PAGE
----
A person focusing on a visual modality will tend to represent their world by making internal pictures. Those utilising auditory processing systems do so through verbalisation. Skilled practitioners identify their client’s preferred representational system and use this within their interventions. The author has 10 years’ experience as a hypnotherapist and latterly as an NLP master practitioner, gaining excellent results using strategies related to VAKOG modalities and assisting clients with a variety of problems, including:

 

 

  • analgesia for intractable pain;
  • boosting confidence; and
  • phobias affecting both work effectiveness and quality of life.

 

Phobias have been resolved using an NLP “fast phobia cure” effected within a one-hour consultation. A few “mini” case studies from the author’s practice are highlighted below:

 

 

  • Client A: A change of work responsibilities required frequent overseas business trips. Unfortunately, the client had developed a severe phobia of flying resulting in debilitating anxiety attacks. He was considering resigning from his post until the “fast phobia cure” switched off this fear. As a result, he was able to take his family to Asia to visit relatives, something he could not previously have contemplated.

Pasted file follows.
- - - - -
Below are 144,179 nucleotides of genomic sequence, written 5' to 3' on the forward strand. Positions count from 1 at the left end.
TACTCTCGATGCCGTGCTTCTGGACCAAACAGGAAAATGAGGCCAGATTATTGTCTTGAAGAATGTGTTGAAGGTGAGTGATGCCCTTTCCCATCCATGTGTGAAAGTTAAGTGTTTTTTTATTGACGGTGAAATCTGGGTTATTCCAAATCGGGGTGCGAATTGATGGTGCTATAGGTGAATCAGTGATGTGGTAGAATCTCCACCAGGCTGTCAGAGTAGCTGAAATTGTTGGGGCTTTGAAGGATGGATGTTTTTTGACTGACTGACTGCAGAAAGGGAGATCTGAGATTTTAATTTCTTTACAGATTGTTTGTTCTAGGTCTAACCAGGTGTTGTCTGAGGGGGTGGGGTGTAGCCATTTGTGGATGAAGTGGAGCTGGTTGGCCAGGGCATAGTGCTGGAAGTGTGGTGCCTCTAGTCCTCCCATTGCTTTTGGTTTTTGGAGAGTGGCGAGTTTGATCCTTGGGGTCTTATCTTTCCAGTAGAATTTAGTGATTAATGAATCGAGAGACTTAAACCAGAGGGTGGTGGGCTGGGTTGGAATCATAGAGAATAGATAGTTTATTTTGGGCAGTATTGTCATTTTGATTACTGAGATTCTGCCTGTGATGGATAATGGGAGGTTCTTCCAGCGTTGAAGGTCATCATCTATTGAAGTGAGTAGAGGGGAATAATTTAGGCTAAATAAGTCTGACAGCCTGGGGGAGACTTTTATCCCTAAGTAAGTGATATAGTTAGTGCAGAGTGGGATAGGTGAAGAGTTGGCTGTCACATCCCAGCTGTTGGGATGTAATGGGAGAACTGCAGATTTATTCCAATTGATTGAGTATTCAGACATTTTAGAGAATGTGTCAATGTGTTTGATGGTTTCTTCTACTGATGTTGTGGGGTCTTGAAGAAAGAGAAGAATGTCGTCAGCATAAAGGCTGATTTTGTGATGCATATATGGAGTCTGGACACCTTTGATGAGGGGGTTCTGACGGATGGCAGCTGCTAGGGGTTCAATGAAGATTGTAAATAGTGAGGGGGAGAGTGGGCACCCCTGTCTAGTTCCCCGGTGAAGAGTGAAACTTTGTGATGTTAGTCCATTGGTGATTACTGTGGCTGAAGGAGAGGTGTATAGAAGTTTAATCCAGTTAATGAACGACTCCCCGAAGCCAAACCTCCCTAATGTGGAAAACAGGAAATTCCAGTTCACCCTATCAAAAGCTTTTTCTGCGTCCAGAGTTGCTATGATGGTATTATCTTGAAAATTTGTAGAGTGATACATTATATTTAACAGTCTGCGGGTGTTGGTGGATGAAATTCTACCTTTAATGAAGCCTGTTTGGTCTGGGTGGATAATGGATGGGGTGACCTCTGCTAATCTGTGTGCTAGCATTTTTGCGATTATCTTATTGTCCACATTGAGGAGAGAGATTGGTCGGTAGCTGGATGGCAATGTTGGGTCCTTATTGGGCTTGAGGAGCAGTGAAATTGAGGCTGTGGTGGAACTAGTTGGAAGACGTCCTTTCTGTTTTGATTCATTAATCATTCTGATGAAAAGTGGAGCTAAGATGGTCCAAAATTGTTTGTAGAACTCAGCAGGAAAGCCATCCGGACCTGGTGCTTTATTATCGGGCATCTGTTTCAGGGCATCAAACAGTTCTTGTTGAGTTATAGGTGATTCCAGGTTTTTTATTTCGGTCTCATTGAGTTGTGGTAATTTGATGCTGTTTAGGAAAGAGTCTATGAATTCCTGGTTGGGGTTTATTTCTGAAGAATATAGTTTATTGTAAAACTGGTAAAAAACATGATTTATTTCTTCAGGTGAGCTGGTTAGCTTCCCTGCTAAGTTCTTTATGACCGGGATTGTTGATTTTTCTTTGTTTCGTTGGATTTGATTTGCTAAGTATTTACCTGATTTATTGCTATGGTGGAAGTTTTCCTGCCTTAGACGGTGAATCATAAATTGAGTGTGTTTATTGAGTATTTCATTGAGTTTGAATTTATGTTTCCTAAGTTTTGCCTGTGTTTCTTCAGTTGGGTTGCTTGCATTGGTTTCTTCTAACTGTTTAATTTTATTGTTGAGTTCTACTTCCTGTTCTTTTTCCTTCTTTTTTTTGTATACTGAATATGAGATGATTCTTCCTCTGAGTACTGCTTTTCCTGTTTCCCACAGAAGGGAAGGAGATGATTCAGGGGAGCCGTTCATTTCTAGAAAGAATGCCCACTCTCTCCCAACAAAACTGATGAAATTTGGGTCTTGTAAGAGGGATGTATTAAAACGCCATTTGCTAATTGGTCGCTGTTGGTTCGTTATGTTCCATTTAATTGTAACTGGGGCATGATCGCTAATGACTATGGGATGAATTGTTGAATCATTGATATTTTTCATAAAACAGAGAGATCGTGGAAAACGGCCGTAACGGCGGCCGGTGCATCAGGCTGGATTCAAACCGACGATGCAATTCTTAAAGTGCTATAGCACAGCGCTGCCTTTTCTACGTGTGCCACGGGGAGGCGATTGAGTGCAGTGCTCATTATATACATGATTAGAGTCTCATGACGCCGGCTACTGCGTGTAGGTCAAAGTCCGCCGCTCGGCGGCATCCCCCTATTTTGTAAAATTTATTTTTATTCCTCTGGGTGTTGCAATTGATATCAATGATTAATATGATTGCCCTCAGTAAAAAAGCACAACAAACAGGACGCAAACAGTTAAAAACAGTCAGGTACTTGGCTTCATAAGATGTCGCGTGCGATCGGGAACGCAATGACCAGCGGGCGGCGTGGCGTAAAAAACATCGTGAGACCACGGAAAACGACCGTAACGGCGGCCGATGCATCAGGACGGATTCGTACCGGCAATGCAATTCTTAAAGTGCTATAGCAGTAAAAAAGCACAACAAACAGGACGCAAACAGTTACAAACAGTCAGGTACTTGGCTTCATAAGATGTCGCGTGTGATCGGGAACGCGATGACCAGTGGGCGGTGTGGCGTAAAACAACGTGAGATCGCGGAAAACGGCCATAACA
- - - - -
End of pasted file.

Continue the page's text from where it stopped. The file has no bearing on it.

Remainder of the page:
• Client B: Cured of a phobia of lifts, which resulted in them having to walk up nine flights of stairs to reach the offices of work colleagues.
  • Client C: Acrophobia – from being unable to comfortably use escalators or go near windows on floors above ground level, the client chose to visit the top of the 170m-tall Portsmouth Spinnaker Tower and photograph the view below.
  • Clients D and E: Both university students with severe examination phobias. Both were unable to even enter the examination room. Assessments undertaken under examination conditions were university requirements. NLP resulted in them being able to take the required examinations.

 

In conclusion, NLP can be a valuable adjunct to therapeutic interventions, business and teaching. The work of Paul Tosey, senior lecturer at the School of Management at Surrey University, has been referred to within this article. His excellence in teaching, underpinned by NLP, was recognised with the prestigious Higher Education Academy National Teaching Fellowship. His co-author, Jane Mathison, was the first to gain a PhD as a result of her work on NLP within the same university. As a communication tool, its principles can be used in a very important business – that of being an effective communicator.